Hot flashes are the most common complaint in Canada and the U.S., with up to 80 percent of women going through the menopausal transition reporting them.
They tend to occur at times when estrogen levels suddenly drop. For some, it feels like a light warmth while for others it feels excessively hot and can cause sweating and chills. Some women experience them starting with a panicky feeling or a sense of doom. The average length of a hot flash is between 30 seconds and 5 minutes.
Women who may experience hot flashes worse than others tend to be those who smoke, have excess weight, those who feel a lot of stress, and those who experience depression and/or anxiety.
Hot flashes can happen a few times per week or even as much as several times per day, depending on the person. When they happen at night (called “night sweats”), they make it difficult to get a good night’s rest. This can go on for the entire menopausal transition, up to 11 years. For some, hot flashes may even continue after menopause.
The good news is that there are natural approaches you can take to help alleviate hot flashes and night sweats. These include making small diet and lifestyle changes, as well as non-prescription remedies such as supplements.
A good first line of defense for hot flashes is to get regular exercise, adjust your thermostat, dress in layers and wear cotton clothing, manage stress, stay hydrated with water and reduce your regular intake of caffeine, alcohol, hot beverages, and spicy foods.
Many women find that their hot flashes come at specific times of the day or in specific situations. These are called triggers. Keeping a hot flash diary for one week with detailed notes will help pinpoint your triggers. Did you just drink coffee or have a glass of alcohol? Were you feeling stressed? Were you asleep? Did you eat a particular food? What were you wearing? Avoiding your triggers may help decrease the frequency of your hot flashes.
You can also try deep breathing exercises or drinking a cold glass of water during moments when you feel a hot flash coming on. Yoga, tai chi, meditation, acupuncture, and massage are relaxation techniques often recommended to help soothe hot flashes as they will also help lower stress levels.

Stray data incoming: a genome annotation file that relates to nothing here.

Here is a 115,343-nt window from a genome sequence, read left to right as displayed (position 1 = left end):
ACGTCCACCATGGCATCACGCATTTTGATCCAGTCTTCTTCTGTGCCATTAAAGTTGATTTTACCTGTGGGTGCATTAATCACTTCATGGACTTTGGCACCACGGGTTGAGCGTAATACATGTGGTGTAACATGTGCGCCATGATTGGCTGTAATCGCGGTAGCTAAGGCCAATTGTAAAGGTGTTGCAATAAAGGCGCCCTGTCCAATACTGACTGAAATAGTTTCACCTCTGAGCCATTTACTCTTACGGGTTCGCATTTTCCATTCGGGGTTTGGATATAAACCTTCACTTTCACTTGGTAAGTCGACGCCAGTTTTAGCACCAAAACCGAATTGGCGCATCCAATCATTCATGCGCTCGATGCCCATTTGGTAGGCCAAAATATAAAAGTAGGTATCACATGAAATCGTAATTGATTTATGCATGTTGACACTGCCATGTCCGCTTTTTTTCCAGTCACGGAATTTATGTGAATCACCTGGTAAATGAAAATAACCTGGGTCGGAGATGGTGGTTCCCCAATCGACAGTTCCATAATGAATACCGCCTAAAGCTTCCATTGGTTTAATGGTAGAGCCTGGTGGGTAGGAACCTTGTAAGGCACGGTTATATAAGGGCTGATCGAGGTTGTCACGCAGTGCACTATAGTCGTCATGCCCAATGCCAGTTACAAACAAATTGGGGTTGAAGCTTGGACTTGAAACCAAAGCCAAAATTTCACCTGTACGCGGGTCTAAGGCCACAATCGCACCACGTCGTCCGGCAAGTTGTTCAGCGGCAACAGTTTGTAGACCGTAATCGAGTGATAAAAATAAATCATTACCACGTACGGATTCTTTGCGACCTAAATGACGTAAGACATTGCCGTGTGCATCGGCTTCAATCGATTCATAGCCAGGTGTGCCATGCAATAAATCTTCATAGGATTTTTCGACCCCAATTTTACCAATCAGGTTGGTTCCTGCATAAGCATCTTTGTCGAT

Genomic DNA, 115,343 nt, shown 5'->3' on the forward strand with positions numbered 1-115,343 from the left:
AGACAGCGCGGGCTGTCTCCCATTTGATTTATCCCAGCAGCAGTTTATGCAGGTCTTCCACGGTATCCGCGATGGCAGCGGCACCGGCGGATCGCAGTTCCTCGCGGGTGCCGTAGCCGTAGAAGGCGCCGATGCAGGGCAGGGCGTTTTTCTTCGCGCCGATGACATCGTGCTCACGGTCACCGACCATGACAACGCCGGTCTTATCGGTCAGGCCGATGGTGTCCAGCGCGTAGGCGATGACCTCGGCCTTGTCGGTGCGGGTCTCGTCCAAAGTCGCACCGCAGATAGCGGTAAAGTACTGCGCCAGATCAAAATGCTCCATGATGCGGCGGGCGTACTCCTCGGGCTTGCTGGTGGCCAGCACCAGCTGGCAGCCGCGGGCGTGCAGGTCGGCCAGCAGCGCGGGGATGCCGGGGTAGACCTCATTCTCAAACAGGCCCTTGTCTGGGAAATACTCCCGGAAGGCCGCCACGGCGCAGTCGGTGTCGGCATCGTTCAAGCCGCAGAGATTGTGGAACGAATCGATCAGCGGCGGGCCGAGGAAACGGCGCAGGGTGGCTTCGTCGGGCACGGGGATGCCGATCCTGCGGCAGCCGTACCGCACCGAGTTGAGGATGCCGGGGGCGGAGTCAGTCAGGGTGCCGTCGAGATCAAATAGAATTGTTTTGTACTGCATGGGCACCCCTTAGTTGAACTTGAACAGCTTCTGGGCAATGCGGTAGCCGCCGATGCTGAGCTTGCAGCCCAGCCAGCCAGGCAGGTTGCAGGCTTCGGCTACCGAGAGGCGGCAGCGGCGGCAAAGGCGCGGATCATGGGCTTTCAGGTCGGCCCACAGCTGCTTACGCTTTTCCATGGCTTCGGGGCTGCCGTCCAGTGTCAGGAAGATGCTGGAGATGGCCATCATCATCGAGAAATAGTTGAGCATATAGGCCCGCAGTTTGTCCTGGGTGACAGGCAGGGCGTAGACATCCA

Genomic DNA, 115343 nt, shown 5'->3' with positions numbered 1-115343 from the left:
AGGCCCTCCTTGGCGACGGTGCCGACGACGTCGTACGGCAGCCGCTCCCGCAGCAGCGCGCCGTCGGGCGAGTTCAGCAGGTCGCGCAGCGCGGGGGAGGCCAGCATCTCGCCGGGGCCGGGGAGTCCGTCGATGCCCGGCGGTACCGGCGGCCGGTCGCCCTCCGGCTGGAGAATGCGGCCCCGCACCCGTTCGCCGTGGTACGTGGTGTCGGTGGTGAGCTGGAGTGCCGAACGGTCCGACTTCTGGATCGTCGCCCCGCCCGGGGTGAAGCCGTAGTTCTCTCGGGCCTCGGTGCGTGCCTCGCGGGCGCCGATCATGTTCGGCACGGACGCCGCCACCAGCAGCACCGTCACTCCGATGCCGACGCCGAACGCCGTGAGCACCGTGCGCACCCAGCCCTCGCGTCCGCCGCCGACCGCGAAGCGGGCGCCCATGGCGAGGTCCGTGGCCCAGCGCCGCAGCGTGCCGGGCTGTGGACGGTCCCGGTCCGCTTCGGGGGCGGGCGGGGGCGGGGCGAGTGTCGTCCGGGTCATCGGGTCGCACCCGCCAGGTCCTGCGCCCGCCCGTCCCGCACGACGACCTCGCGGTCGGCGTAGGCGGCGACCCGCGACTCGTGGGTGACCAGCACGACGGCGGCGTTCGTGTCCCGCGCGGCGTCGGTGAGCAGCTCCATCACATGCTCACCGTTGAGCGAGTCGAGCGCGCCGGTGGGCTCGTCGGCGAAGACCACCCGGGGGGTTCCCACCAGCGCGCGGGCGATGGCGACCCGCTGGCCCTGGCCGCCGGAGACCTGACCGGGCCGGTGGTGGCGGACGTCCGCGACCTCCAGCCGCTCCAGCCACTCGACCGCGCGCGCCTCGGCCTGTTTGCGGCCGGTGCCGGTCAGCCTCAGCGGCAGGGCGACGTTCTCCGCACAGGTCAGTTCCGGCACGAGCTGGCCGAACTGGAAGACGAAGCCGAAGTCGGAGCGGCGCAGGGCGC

Interestingly, there are some cultures that tend to not experience hot flashes nearly as much (e.g. Japanese, Korean, Mexican). This may possibly be due to cultural, lifestyle, or dietary differences.
A recent (2021) study published by the North American Menopause Society in the journal "Menopause" showed that diet changes can have a powerful effect on treating hot flashes.
“The combination of a low-fat, vegan diet and whole soybeans was associated with reduced frequency and severity of hot flashes and improved quality of life in vasomotor, psychosocial, physical, and sexual domains in postmenopausal women.”
Other natural approaches to help ease hot flashes are the supplements Meno-Prev + Mood and Memory and Estrovera.
Estrovera by Metagenics uses a herbal formula (rhapontic rhubarb root) that has also been shown to provide relief from a wide range of complaints including sleep problems, depressive mood, anxiety, bladder problems, vaginal dryness and more.
Meno-Prev by CanPrev Premium Natural Health Products contains black cohosh, a North American herb that has been prescribed to women in menopause for decades. Its formula includes a combination of herbs to help alleviate a variety of complaints while fostering a healthy mood balance, enhancing memory and supporting sexual health.
Midlife is not a time to neglect regular doctor visits. Discuss your body changes with your doctor. Hot flashes and other complaints associated with menopause could be a potential warning of something else.
As well, if you suffer from frequent and severe hot flashes, you may wish to discuss prescription options with your doctor. Medication can have its risks and side effects, but prescription hormone therapy with estrogen is an effective treatment for hot flashes. Your quality of life and ability to function is of utmost importance.
Johns Hopkins Medicine. (n.d.). Perimenopause. https://www.hopkinsmedicine.org/health/conditions-and-diseases/perimenopause
Harvard Health Publishing. (2020, April 14). Perimenopause: Rocky road to menopause. https://www.health.harvard.edu/womens-health/perimenopause-rocky-road-to-menopause
Harvard Health Publishing. (2020, March 1). Menopause and mental health. https://www.health.harvard.edu/womens-health/menopause-and-mental-health
Ferarri, N. (2020, August 14). Menopause-related hot flashes and night sweats can last for years. Harvard Health Publishing. https://www.health.harvard.edu/blog/menopause-related-hot-flashes-night-sweats-can-last-years-201502237745
Burnett, T. (2021, February 5). Caffeine and menopause symptoms: Is there a link? Mayo Clinic. https://www.mayoclinic.org/diseases-conditions/menopause/expert-answers/menopause-symptoms-caffeine/faq-20119077
Neal D. Barnard, MD, FACC. Your Body in Balance: The New Science of Food, Hormones, and Health
Pat Wingert and Barbara Kantrowitz. The Menopause Book